Biji always got up in the dark before dawn, quickly wrapping a simple cotton sari round her–the front hiked up to cover her ample belly. She’d tuck in the loose end at the waist, out of her way. In the kitchen she’d light the single gas burner to boil the water for bed tea. Everyone in her family took their bath before breakfast. And before they took their bath, they liked a cup of hot tea with milk and sugar.
By seven or eight, everyone ate breakfast. Husband, sons and daughters still living at home, visiting sons and daughters-in-law, grandchildren. Omelet, toast, parathas (homemade fried whole wheat flat breads), more tea. Biji would prepare it all in her simple kitchen, sitting on a stool only inches high, close to the concrete floor. She had only two burners, one gas, one charcoal. She didn’t own a western style stove or cupboards. She stored all her ingredients, pans, and tools near her on low shelves or in containers on the floor. She kept her few spices in a masala dabba–an old wooden box divided into compartments, one for each spice. She didn’t have a refrigerator: every day someone would shop for fresh vegetables, fruit and meat from the bazaar.
By ten, Biji was cutting up fresh fruit. Her husband was fond of declaring to all, “Fruit in the morning is golden; fruit in the afternoon is silver; fruit in the evening is brass.”
By about one p.m., everyone was ready for a big midday meal. Lentils or beans, yogurt, vegetable dishes, maybe rice, maybe meat, always chapatis (another homemade whole wheat flat bread). Everything was made fresh and took a long time to cook. Biji–with help from other women in the house–cooked everything.
She worked almost all day long in the kitchen, except for a little rest in the heat of the afternoon. When her daughters or daughters-in-law or friends joined her in that tiny room, they would talk and laugh. She had a deep, hearty laugh that rocked her short, plump body.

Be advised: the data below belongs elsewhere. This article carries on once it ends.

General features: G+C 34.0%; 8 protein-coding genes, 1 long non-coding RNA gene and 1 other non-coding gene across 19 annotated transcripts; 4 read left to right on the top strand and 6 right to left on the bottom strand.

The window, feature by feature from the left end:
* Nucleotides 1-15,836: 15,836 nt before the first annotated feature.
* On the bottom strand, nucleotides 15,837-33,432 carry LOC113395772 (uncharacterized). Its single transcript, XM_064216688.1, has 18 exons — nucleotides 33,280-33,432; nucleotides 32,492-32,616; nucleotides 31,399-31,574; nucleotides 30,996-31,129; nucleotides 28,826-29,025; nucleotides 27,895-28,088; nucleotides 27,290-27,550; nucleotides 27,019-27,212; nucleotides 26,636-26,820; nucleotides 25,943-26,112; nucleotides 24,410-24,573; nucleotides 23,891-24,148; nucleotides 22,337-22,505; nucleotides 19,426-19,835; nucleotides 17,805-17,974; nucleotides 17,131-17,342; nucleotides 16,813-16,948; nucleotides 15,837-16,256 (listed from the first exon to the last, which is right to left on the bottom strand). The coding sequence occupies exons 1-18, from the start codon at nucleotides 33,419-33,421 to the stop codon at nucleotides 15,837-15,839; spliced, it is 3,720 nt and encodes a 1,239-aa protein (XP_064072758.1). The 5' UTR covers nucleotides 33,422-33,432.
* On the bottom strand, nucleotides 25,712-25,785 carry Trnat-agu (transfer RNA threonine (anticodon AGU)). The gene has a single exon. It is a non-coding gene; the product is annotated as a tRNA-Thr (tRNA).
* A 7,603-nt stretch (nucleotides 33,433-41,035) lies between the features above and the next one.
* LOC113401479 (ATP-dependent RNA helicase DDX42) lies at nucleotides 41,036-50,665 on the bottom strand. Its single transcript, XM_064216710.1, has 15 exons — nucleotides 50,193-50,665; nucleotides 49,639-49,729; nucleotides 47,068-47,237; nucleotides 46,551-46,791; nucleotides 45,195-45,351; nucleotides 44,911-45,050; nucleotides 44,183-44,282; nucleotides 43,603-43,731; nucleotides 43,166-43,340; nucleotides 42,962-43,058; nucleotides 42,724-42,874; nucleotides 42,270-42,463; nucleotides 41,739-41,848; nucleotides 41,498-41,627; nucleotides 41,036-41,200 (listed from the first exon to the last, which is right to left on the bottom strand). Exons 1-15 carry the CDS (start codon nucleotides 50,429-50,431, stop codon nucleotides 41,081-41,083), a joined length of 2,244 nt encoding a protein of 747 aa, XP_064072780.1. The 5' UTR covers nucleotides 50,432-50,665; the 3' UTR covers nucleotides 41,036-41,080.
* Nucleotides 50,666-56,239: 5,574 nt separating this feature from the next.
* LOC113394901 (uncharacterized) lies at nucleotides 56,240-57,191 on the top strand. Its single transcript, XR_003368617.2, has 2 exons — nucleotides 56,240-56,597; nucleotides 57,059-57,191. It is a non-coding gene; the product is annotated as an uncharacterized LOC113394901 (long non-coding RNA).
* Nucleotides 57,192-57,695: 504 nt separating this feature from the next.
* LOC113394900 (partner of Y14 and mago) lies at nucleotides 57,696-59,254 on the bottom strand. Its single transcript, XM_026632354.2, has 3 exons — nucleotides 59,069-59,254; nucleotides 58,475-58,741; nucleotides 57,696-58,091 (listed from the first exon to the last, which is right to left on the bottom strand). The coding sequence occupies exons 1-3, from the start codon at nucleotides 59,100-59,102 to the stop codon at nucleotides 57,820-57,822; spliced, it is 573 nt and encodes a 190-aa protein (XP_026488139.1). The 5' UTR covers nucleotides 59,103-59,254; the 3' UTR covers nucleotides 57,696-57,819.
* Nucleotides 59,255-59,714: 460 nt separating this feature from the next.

If she sat outside the kitchen with the family, she would keep busy, perhaps making homemade pasta with her fingers, piece by piece, or setting wedges of salted lemon in the sun to become pickles. Always, it seemed, she was cooking.
By four everyone would be ready for afternoon tea with snacks and sweets. Sometimes friends would stop by, ready to be entertained–and fed.
By eight, it would be time for dinner, another big meal not so different from lunch. Perhaps she would add a dish or two. She stayed in the kitchen preparing fresh hot chapatis while the men and children ate.
Hospitality apparently demanded many complicated dishes that required long cooking times and much attention. Her husband believed that home cooking was best and she vigorously, passionately agreed with him–even though she was the one doing the cooking.
Before bed, at ten or so, everyone drank sweet hot milk. Biji cooked and served it.
Biji was my mother-in-law. I first met her when I was twenty-one. My new husband Inderjit and I went to India soon after our marriage. He was eager to go home for a visit after years of graduate school. Would I be welcome? His family (and mine) had only reluctantly accepted the idea of our marriage.